Supralapsarianism is the teaching that before God decreed to create human beings He first planned to elect and to reprobate. Millard J. Erickson gives the ordered decrees within supralapsarianism as: 1) God decreed to save (elect) some and reprobate others; 2) God decreed to create both the elect and the reprobate; 3) God decreed to permit the fall of both the elect and the reprobate; 4) God decreed to provide salvation only for the elect.1
“Where in the Bible is this explicitly taught?” you ask. Nowhere. “Then why do some people believe this?” you ask. Simple answer: because their system, in my opinion, demands that this be so (though not all Calvinists hold to supralapsarianism; most prefer infralapsarianism, which places the order of the decrees as: 1) God decreed to create and permit the fall; 2) God decreed to elect some and pass over the rest; 3) God decreed to provide salvation for the elect alone; 4) God calls the elect alone to salvation).
Erickson writes, “If, as supralapsarians and infralapsarians hold, God’s decision to save some (i.e., the elect) logically precedes his decision to provide salvation through Christ, the atonement is limited to providing salvation for the elect. If, on the other hand, the decision to provide salvation logically precedes the decision to save some and allow others to remain in their lost condition, then one is likely to hold that the death of Christ was unlimited or universal in its intention. This is the position of Arminians and sublapsarian Calvinists.”2
In my opinion, the most shocking aspect of supralapsarianism is the notion that God created human beings merely to carry out His decree to elect some and reprobate others. So, in this system, God did not create human beings, in His image by the way, in order to have fellowship, a personal, loving relationship with them, wherein they recognize God for who He is (an Awesome, Sovereign, Loving, Holy God), but in order to fulfill a prior decree to elect and to reprobate.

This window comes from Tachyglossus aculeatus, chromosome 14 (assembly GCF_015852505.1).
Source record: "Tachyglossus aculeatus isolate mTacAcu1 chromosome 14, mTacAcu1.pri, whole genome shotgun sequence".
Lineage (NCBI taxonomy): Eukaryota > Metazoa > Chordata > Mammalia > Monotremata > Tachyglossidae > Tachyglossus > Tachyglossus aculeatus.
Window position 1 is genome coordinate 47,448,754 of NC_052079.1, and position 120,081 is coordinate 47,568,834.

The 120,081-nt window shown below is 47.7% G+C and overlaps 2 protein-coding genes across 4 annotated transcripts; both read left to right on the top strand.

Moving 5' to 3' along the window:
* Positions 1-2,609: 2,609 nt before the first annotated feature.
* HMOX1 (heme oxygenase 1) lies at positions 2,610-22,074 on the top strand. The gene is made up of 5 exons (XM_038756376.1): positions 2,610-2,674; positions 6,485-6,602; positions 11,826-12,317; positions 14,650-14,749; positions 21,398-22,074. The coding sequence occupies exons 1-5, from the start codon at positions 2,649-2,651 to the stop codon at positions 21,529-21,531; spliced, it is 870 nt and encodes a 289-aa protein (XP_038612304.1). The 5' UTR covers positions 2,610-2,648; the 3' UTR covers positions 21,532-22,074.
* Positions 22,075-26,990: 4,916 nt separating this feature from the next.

God said, “Let Us make man in Our image, according to Our likeness; and let them rule [what does that do to your view of God’s sovereignty?] over the fish of the sea and over the birds of the sky and over the cattle and over all the earth, and over every creeping thing that creeps on the earth” (Gen. 1.26, NASB, emphases mine). Can God really be sovereign and at the same time let mankind “rule over all the earth”? Evidently so.
The Bible teaches that “God is in the heavens; He does whatever He pleases” (Ps. 115.3). Yet God didn’t even want king Saul in authority over Israel; God wanted to be Israel’s king. But the Israelites complained (1 Sam. 8.7), so God chose for them Saul (1 Sam. 8.10-9.16). Something similar happened in the time of Hosea. God told him, “Israel has rejected the good; the enemy will pursue him. They have set up kings, but not by Me; they have appointed princes, but I did not know it” (Hosea 8.3-4, emphasis mine). The Hebrew word for “know” is yada and means “to know, acknowledge, or choose.” Israel had rejected God and set up kings that the Lord had not appointed or chosen. What does that do to your view of God’s sovereignty?